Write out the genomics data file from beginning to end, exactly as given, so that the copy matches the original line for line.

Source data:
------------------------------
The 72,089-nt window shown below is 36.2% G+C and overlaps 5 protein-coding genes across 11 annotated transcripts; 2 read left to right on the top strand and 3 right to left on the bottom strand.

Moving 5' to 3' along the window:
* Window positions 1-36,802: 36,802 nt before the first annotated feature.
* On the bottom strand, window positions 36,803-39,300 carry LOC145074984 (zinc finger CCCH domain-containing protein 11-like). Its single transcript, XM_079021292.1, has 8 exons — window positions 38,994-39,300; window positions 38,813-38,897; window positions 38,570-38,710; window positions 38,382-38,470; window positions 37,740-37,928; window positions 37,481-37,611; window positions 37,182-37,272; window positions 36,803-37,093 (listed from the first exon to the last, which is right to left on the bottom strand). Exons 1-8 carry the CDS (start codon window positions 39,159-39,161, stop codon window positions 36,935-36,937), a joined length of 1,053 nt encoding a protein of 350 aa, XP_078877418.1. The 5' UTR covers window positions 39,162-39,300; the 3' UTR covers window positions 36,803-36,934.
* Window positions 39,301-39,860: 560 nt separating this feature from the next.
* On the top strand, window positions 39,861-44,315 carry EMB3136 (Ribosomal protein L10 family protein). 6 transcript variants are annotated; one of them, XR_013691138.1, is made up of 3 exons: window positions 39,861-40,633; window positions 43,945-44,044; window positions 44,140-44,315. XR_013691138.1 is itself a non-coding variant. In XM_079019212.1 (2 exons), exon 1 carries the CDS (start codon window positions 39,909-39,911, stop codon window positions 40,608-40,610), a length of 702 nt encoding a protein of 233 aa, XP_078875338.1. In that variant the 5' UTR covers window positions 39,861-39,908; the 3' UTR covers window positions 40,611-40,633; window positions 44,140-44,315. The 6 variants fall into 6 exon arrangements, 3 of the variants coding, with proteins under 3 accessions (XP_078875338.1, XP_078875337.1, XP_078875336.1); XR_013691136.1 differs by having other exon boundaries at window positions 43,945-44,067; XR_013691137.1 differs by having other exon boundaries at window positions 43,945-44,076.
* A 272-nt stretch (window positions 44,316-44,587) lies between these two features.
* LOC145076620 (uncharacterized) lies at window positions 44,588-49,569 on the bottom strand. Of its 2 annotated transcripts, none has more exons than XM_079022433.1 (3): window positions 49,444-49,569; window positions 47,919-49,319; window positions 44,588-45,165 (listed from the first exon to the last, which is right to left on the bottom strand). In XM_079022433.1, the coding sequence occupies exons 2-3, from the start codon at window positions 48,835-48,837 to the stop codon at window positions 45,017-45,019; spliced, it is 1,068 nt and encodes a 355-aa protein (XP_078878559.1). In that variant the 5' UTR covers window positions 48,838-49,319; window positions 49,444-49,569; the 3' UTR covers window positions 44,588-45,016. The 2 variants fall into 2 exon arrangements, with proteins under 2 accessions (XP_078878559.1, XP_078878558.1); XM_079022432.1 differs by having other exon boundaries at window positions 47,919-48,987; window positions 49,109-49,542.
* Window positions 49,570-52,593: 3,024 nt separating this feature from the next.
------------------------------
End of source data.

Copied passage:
The 72,089-nt window shown below is 36.2% G+C and overlaps 5 protein-coding genes across 11 annotated transcripts; 2 read left to right on the top strand and 3 right to left on the bottom strand.

Moving 5' to 3' along the window:
* Window positions 1-36,802: 36,802 nt before the first annotated feature.
* On the bottom strand, window positions 36,803-39,300 carry LOC145074984 (zinc finger CCCH domain-containing protein 11-like). Its single transcript, XM_079021292.1, has 8 exons — window positions 38,994-39,300; window positions 38,813-38,897; window positions 38,570-38,710; window positions 38,382-38,470; window positions 37,740-37,928; window positions 37,481-37,611; window positions 37,182-37,272; window positions 36,803-37,093 (listed from the first exon to the last, which is right to left on the bottom strand). Exons 1-8 carry the CDS (start codon window positions 39,159-39,161, stop codon window positions 36,935-36,937), a joined length of 1,053 nt encoding a protein of 350 aa, XP_078877418.1. The 5' UTR covers window positions 39,162-39,300; the 3' UTR covers window positions 36,803-36,934.
* Window positions 39,301-39,860: 560 nt separating this feature from the next.
* On the top strand, window positions 39,861-44,315 carry EMB3136 (Ribosomal protein L10 family protein). 6 transcript variants are annotated; one of them, XR_013691138.1, is made up of 3 exons: window positions 39,861-40,633; window positions 43,945-44,044; window positions 44,140-44,315. XR_013691138.1 is itself a non-coding variant. In XM_079019212.1 (2 exons), exon 1 carries the CDS (start codon window positions 39,909-39,911, stop codon window positions 40,608-40,610), a length of 702 nt encoding a protein of 233 aa, XP_078875338.1. In that variant the 5' UTR covers window positions 39,861-39,908; the 3' UTR covers window positions 40,611-40,633; window positions 44,140-44,315. The 6 variants fall into 6 exon arrangements, 3 of the variants coding, with proteins under 3 accessions (XP_078875338.1, XP_078875337.1, XP_078875336.1); XR_013691136.1 differs by having other exon boundaries at window positions 43,945-44,067; XR_013691137.1 differs by having other exon boundaries at window positions 43,945-44,076.
* A 272-nt stretch (window positions 44,316-44,587) lies between these two features.
* LOC145076620 (uncharacterized) lies at window positions 44,588-49,569 on the bottom strand. Of its 2 annotated transcripts, none has more exons than XM_079022433.1 (3): window positions 49,444-49,569; window positions 47,919-49,319; window positions 44,588-45,165 (listed from the first exon to the last, which is right to left on the bottom strand). In XM_079022433.1, the coding sequence occupies exons 2-3, from the start codon at window positions 48,835-48,837 to the stop codon at window positions 45,017-45,019; spliced, it is 1,068 nt and encodes a 355-aa protein (XP_078878559.1). In that variant the 5' UTR covers window positions 48,838-49,319; window positions 49,444-49,569; the 3' UTR covers window positions 44,588-45,016. The 2 variants fall into 2 exon arrangements, with proteins under 2 accessions (XP_078878559.1, XP_078878558.1); XM_079022432.1 differs by having other exon boundaries at window positions 47,919-48,987; window positions 49,109-49,542.
* Window positions 49,570-52,593: 3,024 nt separating this feature from the next.